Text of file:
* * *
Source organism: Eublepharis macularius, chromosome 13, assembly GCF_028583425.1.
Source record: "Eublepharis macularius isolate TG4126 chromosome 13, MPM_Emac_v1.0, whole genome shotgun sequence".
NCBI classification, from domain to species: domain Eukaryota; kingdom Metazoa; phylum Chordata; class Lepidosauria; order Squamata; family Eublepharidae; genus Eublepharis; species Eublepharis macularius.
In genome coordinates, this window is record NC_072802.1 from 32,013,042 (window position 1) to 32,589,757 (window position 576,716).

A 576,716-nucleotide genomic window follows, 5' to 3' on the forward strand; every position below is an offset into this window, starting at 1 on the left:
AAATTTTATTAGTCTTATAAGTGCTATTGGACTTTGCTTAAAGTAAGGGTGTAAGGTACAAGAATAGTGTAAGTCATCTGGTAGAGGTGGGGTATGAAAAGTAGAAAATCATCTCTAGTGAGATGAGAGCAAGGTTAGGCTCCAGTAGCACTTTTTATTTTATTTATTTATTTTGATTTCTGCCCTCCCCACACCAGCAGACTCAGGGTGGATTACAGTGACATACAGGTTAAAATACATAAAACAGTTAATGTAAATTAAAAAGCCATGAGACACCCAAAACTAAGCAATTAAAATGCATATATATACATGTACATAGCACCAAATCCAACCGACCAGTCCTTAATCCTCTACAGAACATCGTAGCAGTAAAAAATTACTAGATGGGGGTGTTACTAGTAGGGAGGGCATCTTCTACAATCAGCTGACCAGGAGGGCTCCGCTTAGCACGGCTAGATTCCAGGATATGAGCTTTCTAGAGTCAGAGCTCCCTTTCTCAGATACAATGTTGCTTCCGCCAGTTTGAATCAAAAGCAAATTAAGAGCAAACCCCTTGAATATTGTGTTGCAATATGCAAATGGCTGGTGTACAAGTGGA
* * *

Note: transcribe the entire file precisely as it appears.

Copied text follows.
Source organism: Eublepharis macularius, chromosome 13, assembly GCF_028583425.1.
Source record: "Eublepharis macularius isolate TG4126 chromosome 13, MPM_Emac_v1.0, whole genome shotgun sequence".
NCBI classification, from domain to species: domain Eukaryota; kingdom Metazoa; phylum Chordata; class Lepidosauria; order Squamata; family Eublepharidae; genus Eublepharis; species Eublepharis macularius.
In genome coordinates, this window is record NC_072802.1 from 32,013,042 (window position 1) to 32,589,757 (window position 576,716).

A 576,716-nucleotide genomic window follows, 5' to 3' on the forward strand; every position below is an offset into this window, starting at 1 on the left:
AAATTTTATTAGTCTTATAAGTGCTATTGGACTTTGCTTAAAGTAAGGGTGTAAGGTACAAGAATAGTGTAAGTCATCTGGTAGAGGTGGGGTATGAAAAGTAGAAAATCATCTCTAGTGAGATGAGAGCAAGGTTAGGCTCCAGTAGCACTTTTTATTTTATTTATTTATTTTGATTTCTGCCCTCCCCACACCAGCAGACTCAGGGTGGATTACAGTGACATACAGGTTAAAATACATAAAACAGTTAATGTAAATTAAAAAGCCATGAGACACCCAAAACTAAGCAATTAAAATGCATATATATACATGTACATAGCACCAAATCCAACCGACCAGTCCTTAATCCTCTACAGAACATCGTAGCAGTAAAAAATTACTAGATGGGGGTGTTACTAGTAGGGAGGGCATCTTCTACAATCAGCTGACCAGGAGGGCTCCGCTTAGCACGGCTAGATTCCAGGATATGAGCTTTCTAGAGTCAGAGCTCCCTTTCTCAGATACAATGTTGCTTCCGCCAGTTTGAATCAAAAGCAAATTAAGAGCAAACCCCTTGAATATTGTGTTGCAATATGCAAATGGCTGGTGTACAAGTGGA